|Message: Using density to define geometry||Not Logged In (login)|
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So I am noticing that when I cout values of variables with units that I get extraordinary large numbers.|
For example if I am defining Kevlar
G4Material* kevlar = new G4Material("kevlar", kevlarDensity = 1.44 * g/cm3, 4);
kevlar -> AddElement(elH, 10); // el* grabbed from NIST manager
kevlar -> AddElement(elC, 14);
kevlar -> AddElement(elO, 2);
kevlar -> AddElement(elN, 2);
G4cout << kevlarDensity;
I get 8.98777e+18 as the output.
Is there a proper way to do this? Really I would like to be able to shift the size of a material based upon the density. For example I am trying to do
G4Material * abs_mat = nist -> FindOrBuildMaterial("kevlar");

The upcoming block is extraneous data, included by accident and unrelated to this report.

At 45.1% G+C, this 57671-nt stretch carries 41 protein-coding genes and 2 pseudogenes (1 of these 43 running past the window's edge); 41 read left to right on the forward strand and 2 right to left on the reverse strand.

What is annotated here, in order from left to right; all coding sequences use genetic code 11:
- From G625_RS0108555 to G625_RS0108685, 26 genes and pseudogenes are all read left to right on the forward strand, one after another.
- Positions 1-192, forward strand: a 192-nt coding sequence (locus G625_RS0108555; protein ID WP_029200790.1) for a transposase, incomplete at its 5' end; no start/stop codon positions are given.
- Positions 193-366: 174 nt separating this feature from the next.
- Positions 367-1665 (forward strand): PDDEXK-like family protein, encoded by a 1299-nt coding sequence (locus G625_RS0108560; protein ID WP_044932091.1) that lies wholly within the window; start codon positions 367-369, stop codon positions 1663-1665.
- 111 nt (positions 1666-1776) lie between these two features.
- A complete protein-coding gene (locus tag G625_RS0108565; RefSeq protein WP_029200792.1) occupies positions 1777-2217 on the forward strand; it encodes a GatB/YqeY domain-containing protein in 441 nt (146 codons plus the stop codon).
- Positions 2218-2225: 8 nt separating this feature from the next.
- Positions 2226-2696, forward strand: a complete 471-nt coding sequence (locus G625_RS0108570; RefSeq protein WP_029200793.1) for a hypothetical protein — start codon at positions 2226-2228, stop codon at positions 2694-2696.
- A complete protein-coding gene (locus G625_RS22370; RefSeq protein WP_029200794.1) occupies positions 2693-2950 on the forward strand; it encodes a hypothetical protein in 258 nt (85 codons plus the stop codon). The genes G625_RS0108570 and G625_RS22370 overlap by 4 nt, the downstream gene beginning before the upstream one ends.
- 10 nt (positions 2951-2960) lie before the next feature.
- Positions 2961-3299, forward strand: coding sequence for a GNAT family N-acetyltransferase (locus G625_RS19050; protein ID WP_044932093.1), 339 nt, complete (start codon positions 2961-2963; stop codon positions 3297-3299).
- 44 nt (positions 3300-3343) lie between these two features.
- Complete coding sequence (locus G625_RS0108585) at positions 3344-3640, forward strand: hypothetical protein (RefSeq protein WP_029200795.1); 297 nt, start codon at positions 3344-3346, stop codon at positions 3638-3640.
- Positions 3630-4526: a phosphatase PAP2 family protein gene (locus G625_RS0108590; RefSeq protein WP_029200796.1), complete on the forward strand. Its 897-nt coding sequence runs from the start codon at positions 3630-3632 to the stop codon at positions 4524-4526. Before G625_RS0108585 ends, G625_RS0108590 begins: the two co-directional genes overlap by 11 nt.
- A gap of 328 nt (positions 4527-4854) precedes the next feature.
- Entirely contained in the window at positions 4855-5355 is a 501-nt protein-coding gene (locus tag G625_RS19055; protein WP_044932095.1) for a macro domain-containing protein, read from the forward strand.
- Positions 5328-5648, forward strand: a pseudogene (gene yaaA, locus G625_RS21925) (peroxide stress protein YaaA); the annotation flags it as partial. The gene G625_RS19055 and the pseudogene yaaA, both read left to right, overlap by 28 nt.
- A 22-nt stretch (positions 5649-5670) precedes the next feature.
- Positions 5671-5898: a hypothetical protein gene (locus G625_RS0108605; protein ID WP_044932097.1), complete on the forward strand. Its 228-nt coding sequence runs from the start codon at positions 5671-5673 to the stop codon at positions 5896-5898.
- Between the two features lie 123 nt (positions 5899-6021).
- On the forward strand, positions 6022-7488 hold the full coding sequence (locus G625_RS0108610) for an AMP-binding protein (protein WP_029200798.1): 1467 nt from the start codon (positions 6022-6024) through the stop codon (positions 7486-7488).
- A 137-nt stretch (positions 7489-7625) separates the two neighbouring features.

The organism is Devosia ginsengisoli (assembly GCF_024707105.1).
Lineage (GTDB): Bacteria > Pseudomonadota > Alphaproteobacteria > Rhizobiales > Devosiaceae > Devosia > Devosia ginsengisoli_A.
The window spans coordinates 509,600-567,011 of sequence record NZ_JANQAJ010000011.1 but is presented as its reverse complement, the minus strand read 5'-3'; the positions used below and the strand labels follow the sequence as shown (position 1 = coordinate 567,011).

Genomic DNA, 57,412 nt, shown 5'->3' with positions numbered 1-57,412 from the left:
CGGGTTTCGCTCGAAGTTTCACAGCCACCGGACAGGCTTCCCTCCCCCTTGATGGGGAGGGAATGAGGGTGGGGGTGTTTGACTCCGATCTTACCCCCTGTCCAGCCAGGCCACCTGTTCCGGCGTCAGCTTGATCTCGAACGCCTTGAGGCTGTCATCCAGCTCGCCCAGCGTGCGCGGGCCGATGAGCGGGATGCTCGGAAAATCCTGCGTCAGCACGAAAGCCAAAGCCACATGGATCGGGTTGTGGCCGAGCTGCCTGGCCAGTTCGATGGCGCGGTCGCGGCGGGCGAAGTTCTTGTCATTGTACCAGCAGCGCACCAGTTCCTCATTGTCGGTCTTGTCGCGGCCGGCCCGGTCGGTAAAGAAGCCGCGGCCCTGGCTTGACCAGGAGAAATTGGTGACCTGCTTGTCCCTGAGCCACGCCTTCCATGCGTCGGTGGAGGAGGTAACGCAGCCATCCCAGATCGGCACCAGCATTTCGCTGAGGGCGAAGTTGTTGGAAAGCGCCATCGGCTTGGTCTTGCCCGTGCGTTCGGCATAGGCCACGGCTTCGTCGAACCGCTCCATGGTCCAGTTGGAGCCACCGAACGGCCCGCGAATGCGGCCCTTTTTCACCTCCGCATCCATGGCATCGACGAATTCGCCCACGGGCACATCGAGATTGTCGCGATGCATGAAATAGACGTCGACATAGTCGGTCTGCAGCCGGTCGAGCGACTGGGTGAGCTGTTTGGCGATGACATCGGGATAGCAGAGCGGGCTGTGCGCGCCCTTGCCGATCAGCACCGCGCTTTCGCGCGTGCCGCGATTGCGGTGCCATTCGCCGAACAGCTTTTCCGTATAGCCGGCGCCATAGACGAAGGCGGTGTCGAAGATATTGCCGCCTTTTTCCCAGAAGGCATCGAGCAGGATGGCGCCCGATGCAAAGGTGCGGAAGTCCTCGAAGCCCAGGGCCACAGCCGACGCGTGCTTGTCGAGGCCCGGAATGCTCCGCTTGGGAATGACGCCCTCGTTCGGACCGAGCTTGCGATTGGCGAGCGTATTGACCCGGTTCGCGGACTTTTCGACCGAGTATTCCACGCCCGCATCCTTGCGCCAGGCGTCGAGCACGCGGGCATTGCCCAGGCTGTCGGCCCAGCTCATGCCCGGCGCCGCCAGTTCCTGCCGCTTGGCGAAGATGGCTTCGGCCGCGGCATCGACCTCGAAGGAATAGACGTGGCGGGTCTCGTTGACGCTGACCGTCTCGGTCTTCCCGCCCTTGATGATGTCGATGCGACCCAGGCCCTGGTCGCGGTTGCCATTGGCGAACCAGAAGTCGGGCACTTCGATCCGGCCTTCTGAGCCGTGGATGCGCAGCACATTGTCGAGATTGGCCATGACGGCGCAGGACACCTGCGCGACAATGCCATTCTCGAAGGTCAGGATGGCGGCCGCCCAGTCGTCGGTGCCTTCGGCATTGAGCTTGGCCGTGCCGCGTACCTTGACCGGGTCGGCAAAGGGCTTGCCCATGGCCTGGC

G4double density = kevlarDensity;
G4double mass = 1. * g;
G4double Box_y, Box_z = 1. * cm;
G4double thickness = mass/(density * Box_y * Box_z);
G4cout << "density: " << density << G4endl;
G4cout << "thickness: " << thickness << G4endl;
But from G4cout I am getting:
density = 1.22038e+214 (yes, a different number than above)
thickness = 7.38082e+115
But doing it by hand I don't get anywhere near these numbers. I take it that there is something to do with the units here. What is the proper way to do this?
In my header file I have:
defined, and this allows me to use the variable
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